1995 final, first meeting, a draw, after the Antrim champions had been in the driving seat, leading at the break with the benefit of the elements still to come; replay, concede two early goals, challenge over.
Roll forward seven years, semi-final last year, Dunloy again in the driving seat at the break, three points ahead, fail again.
Fluke goal conceded, goal chance flukily saved at the other end, lose by four points, Birr collect third title. So, to beat Birr, what do they have to do?
First, conquer the fear of heights.
"1995 we messed it up against Birr the first day, didn't perform the second day," says club chairman Pat Cunning.
"We had our chance to put them away, but I'm convinced it was psychological, fear of winning, in the second half. One of those things, re-lived a few times."
Re-lived also the loss last year, another one that got away. Now, according to captain Gary O'Kane, apart from Birr, there remains one major obstacle between Dunloy and glory. "Just that final hurdle, self-belief."
Can they do it? Looking back on their respective semi-finals, the head would have to say no. Dunloy's fully-deserved win over Munster champions Mount Sion was impressive, but not in the same league as Birr's dismissal of Athenry.
Two years ago, on their way to winning their third title, Athenry trounced Dunloy in the semi-final,.
Tripped up later in the Galway championship, but were back in the big-time again this year.
Their promised showdown with Birr in Ennis, however, turned out to be as one-sided as the OK Corral, and in a dominant display Athenry were crushed, 0-15 to 0-6.
All the Birr big guns looked sharp, from Joe Errity on the edge of the square, blotting out the threat of Eugene Cloonan, through Brian Whelahan at centre-back, Niall Claffey seeing off Joe Rabbitte, Johnny Pilkington and Barry Whelahan in charge at midfield, the giant Hanniffy brothers, Simon Whelahan and Declan Pilkington doing the damage up front.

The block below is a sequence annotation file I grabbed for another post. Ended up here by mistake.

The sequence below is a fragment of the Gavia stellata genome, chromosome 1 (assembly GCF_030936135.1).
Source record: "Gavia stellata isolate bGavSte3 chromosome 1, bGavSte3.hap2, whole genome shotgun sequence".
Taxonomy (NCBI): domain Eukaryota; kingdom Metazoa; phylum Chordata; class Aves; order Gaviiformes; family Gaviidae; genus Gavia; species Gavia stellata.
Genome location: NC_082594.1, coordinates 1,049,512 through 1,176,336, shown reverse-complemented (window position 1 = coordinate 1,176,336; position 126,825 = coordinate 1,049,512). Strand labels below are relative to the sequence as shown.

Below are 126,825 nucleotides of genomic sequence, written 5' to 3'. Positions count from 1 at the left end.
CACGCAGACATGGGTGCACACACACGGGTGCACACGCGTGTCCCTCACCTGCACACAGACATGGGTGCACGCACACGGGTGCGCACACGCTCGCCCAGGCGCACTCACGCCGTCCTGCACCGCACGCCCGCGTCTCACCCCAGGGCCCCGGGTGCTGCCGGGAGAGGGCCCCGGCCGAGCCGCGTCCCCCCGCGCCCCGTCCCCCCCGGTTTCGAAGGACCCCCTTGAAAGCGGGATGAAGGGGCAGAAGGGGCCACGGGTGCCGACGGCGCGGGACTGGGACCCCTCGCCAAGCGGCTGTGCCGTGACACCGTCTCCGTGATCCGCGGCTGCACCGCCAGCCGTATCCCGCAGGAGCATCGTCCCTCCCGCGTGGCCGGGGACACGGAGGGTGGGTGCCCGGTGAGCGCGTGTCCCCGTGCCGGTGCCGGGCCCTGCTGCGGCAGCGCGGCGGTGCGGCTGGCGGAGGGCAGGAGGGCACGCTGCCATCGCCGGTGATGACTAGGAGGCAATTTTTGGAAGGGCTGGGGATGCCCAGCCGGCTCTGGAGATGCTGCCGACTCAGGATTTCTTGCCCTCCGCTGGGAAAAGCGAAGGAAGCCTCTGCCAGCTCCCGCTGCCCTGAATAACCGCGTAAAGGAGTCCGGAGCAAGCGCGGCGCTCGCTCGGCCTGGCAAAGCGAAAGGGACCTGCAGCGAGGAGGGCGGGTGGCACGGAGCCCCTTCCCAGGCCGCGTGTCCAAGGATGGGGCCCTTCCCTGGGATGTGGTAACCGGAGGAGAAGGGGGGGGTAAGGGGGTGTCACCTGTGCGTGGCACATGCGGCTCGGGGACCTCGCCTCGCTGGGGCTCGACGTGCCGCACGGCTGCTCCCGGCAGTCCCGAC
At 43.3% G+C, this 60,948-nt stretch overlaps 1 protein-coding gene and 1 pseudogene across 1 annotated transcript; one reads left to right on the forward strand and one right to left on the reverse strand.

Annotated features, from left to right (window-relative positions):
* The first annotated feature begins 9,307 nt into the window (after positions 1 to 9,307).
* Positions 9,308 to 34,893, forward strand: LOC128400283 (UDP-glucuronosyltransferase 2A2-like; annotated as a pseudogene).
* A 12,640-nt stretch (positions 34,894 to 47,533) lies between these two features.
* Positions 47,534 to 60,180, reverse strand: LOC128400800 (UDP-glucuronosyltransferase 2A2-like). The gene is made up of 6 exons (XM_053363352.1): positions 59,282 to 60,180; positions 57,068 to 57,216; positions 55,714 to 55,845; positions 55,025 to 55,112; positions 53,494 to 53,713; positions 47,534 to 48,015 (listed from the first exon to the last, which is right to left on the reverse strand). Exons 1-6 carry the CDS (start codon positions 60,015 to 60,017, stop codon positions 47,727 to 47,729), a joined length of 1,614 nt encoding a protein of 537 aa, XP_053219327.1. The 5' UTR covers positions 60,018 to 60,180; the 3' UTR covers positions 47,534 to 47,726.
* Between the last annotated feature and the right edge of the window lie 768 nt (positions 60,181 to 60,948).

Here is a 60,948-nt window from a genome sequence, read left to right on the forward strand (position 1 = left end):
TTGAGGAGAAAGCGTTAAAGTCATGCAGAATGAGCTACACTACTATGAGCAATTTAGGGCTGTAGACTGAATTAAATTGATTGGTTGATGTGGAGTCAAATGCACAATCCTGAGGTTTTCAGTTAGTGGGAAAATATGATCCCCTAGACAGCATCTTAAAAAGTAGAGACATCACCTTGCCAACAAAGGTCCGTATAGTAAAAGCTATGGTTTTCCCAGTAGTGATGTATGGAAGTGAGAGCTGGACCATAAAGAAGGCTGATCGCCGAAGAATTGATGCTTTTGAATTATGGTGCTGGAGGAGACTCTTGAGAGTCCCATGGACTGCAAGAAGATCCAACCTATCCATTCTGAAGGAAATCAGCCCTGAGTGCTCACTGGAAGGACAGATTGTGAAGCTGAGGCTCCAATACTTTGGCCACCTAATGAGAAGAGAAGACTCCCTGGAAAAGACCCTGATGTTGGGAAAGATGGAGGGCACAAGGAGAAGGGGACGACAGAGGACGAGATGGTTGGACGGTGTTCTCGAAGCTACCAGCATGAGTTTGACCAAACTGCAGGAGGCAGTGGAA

It's a hoary old one in sport that you get what you deserve, but of course this is so untrue.
Dunloy, this Dunloy team, deserves an All-Ireland title. To date, fortune hasn't favoured them but so often the breaks, luck, call it what you will, is a product of being tentative, lack of belief.
This year, Dunloy have brought a Tipp-man, Gerry O'Neill, on board, and already in the luck department, the dividends are there.
Against Mount Sion, final moments, game tied, Dunloy were awarded a highly-dubious in-range free that in other years they almost certainly wouldn't have got, or might even have been awarded against them.
Overall they were the better side, but that pointed free was the change in luck that decreed they reach today's decider.
Luck alone won't be enough, but let no-one doubt the hurling credentials of this Dunloy side.
Five of the Antrim side that ran Tipp so close in last year's All-Ireland quarter-final were from Dunloy, the skill levels of the O'Kanes, Gary and Greg, the Richmond brothers Liam and Paddy, a match for anyone in the game.
McMullen, McGuckian, McGhee because Antrim hurling is so seldom to the fore, these are not names that dominate hurling's sports pages but in every aspect of the game, they are more than just proficient.
What O'Neill has done is take that ability and put extra pace on it, speeded up their hurling, their thinking. And worked on their confidence.
"If we'd got the rub of the green, we could be sitting with two titles, going for three," says a determined Sean McLean, joint team manager.
"There's a fine line between success and failure, a very fine line. But nobody can take from us, from 1990 to 2003, we've contested seven All-Ireland championships, never been disgraced. Our day is coming, and hopefully it's this year. Their heads are right."
That's the feeling here too.